If the golden rule of academia is to “publish or perish,” then preparing a journal article for publication is similar to death with a thousand paper cuts, as countless issues must certanly be corrected, from improperly cropped images to wastefully excised content.
This ultimate journal article submission checklist will help you organize, chronologize, and prioritize each part of article preparation for academic journal article submission. It is assumed that you have already formulated your hypotheses, determined your methods, gathered your materials, conducted your research, verified your results, and drawn your conclusions. Now, you are ready to put it all together in a coherent text.
As opposed to assume that you have already written a full draft of one’s article, we begin this checklist by breaking the habit of considering submission only after you are done writing. The sooner you begin considering submission requirements, the higher; conditions for submission should affect the manner in which you write your article.
Sometimes, the conditions are influenced by your discipline. Scientific studies, for instance, might have different writing requirements than those of an essay in the humanities (e.g., authorial tone, presentation of evidence, citation of sources). Other times, the conditions tend to be more specific to your target journal (e.g., margin formatting, heading numbers, image captions). The sequential sections with this checklist are broad enough to encompass all disciplines, though individual details can vary greatly in one journal to another.
You are able to follow combined with article to make sure that you have followed all the necessary steps before journal article submission, or you are able to download Scribendi’s Ultimate Journal Article Submission Checklist to print out so you can follow along.
Your topic might be specific enough that you have always had one journal in mind. If not, and if you’re unsure about which journal to approach with your article, consider reviewing the sources that guided your research. If several of one’s sources were published in the same journal, that journal is probable a good fit for the article. If your sources have been published in a variety of leading journals (which is the case), consider which journal is the absolute most prestigious in your field (e.g., its impact factor). Also consider which aspect of one’s research you wish to highlight in your journal article.
Choose the absolute most prestigious periodical that has published the absolute most sources you uses for that specific aspect of one’s journal article submission. Furthermore, if you still need to choose from a small grouping of potential target journals, have a quick look at the journals’respective limitations (e.g., word count, image count, referencing limits). This will let you determine the best available fit with the proposed scope of one’s article.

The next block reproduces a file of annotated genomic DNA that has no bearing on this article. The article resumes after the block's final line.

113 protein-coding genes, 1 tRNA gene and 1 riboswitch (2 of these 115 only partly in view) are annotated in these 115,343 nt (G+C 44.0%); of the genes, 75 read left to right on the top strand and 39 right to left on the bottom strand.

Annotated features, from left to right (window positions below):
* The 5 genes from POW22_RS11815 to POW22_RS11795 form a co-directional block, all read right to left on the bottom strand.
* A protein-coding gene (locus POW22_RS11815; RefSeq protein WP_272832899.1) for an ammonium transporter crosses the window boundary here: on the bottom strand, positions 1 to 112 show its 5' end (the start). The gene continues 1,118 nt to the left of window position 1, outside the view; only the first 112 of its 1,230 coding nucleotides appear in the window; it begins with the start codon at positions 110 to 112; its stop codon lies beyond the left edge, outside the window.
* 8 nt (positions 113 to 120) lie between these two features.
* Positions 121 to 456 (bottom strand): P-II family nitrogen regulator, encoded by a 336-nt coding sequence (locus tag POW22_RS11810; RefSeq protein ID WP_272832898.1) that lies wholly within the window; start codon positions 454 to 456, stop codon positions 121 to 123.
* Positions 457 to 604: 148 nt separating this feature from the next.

Finally, while scanning the limitations of prospective journals, consider your timeframe for publication. If you must publish your research quickly to keep prior to the competition or for the sake of an efficiency review, pay attention to the overall timeframe, from submission to publication, for any given journal. If Journal Alpha takes 8 weeks for, acknowledge, peer review, and publish an article, while Journal Beta takes half a year to execute the same actions, perhaps a far more time-sensitive article must be published with Journal Alpha, even when it is less prestigious than Journal Beta. Likewise, if Journal Alpha releases an accepted version of an article online prior to final publication and Journal Beta does not provide that preliminary service, perhaps a far more time-sensitive article must be submitted to the former journal.
First, consider how the investigation with this journal article aligns with the investigation from your own previously published articles as mcdougal or coauthor. Did you rely on ideas that you (or a coauthor) had developed in a previous paper? essayscouncil Is it enough to cite that previous document, or did you reuse specific portions of that text? If the latter, you will likely need to get permission from the copyright holder of one other publication. What’s promising is that academic publishers are often very happy to enable you to reuse parts of your ideas (with the correct citation to the first document and perhaps a note of gratitude in the acknowledgments).Read More